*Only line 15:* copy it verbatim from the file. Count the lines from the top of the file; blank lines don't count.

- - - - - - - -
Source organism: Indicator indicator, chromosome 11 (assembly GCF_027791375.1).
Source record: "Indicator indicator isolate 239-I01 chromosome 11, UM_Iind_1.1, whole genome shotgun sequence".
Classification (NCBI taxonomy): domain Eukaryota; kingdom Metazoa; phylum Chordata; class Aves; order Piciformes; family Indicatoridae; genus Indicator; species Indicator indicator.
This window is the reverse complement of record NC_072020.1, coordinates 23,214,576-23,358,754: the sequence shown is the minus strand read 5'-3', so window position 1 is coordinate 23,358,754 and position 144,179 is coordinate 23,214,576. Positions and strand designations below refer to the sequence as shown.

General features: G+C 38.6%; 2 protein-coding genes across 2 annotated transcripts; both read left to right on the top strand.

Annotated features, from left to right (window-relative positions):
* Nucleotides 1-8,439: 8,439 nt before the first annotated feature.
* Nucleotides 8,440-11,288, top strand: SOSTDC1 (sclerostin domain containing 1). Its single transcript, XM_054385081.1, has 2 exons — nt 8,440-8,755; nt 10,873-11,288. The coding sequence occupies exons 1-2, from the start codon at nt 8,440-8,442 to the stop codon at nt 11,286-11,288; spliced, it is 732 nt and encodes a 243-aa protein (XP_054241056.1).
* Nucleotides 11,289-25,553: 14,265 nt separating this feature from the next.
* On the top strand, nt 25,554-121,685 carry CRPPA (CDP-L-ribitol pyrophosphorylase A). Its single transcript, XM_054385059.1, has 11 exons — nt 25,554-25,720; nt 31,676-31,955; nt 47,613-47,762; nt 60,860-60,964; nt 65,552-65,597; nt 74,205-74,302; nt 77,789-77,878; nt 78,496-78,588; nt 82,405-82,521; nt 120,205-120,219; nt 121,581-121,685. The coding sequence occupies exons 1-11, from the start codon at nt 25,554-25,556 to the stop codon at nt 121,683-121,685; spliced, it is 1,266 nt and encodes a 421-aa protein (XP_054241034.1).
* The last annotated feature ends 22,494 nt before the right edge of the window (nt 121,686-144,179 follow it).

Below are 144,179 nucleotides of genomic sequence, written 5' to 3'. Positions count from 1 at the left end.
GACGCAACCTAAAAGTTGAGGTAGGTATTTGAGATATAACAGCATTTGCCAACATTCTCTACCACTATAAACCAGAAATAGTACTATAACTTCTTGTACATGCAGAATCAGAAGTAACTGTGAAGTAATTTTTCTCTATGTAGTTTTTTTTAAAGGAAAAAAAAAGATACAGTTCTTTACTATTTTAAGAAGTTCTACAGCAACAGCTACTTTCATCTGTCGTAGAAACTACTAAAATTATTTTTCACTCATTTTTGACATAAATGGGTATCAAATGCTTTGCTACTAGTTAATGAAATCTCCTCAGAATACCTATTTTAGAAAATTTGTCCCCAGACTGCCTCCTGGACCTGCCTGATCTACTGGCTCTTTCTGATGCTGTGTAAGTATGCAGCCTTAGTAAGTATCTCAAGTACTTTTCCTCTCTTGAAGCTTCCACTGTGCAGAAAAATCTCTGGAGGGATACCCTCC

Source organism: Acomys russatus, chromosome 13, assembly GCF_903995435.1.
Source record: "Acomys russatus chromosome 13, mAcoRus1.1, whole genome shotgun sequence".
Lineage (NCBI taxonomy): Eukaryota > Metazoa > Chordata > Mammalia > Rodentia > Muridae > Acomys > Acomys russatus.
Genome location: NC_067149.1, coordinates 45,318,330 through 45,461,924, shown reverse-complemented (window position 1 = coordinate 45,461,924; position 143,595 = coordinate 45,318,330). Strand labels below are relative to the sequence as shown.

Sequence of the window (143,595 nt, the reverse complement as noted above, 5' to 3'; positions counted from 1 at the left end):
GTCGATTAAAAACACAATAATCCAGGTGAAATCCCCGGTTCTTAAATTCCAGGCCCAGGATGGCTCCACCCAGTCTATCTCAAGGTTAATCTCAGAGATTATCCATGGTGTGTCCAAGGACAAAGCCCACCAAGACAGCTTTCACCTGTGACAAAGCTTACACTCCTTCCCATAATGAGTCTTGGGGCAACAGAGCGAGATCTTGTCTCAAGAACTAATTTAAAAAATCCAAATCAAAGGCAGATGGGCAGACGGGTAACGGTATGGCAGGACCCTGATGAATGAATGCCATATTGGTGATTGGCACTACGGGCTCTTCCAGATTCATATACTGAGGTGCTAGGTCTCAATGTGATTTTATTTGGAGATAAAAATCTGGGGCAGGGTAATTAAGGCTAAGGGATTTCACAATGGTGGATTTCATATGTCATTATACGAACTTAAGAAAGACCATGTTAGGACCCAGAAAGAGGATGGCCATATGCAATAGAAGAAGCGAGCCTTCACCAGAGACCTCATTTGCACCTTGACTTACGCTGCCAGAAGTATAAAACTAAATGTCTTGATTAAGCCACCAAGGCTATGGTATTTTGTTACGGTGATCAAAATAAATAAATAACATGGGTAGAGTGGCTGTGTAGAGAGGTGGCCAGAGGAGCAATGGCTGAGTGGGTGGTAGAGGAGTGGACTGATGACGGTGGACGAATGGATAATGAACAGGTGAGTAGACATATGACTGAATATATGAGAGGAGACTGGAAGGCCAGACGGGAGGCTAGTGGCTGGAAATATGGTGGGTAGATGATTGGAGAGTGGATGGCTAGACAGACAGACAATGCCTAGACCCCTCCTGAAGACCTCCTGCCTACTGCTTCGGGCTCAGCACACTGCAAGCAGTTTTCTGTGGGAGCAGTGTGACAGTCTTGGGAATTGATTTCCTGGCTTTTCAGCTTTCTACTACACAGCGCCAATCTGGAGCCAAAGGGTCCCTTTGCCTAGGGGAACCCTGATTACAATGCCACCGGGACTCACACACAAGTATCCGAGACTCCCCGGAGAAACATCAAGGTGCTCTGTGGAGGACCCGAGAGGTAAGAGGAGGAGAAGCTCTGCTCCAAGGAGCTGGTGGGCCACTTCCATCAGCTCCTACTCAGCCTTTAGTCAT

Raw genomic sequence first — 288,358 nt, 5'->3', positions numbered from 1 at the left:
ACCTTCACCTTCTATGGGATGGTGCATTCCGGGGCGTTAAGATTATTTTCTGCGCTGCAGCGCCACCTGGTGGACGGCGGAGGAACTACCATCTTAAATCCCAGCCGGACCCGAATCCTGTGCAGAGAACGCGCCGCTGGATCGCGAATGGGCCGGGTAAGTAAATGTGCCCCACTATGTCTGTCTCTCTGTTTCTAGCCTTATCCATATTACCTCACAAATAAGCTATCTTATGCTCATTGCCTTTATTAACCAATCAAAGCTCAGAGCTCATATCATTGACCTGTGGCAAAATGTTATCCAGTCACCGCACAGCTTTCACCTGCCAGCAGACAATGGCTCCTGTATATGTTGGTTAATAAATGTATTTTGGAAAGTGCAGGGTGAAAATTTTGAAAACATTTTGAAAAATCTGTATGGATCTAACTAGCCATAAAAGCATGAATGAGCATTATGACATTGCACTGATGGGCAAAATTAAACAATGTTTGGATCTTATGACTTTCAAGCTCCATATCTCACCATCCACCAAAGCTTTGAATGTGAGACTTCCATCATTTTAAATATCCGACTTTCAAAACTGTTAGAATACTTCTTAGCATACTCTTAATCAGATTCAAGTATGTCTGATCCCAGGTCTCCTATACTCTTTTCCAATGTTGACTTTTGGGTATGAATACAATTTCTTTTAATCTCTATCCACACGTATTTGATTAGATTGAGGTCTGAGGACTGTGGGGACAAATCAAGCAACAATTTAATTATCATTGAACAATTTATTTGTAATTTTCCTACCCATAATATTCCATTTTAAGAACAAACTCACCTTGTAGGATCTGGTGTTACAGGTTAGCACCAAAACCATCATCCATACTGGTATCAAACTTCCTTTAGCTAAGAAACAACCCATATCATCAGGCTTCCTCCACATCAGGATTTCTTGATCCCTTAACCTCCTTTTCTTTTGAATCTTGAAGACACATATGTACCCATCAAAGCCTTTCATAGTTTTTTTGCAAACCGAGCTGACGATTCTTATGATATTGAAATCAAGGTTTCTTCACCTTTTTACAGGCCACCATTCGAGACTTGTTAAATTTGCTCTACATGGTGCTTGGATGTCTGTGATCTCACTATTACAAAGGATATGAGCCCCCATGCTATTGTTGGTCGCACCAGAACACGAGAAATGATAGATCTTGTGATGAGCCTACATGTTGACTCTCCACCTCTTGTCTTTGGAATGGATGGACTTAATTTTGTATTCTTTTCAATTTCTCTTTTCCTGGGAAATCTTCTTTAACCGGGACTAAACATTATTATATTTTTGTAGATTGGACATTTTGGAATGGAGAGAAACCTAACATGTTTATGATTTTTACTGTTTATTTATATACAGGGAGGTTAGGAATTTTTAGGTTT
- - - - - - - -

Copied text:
Source record: "Acomys russatus chromosome 13, mAcoRus1.1, whole genome shotgun sequence".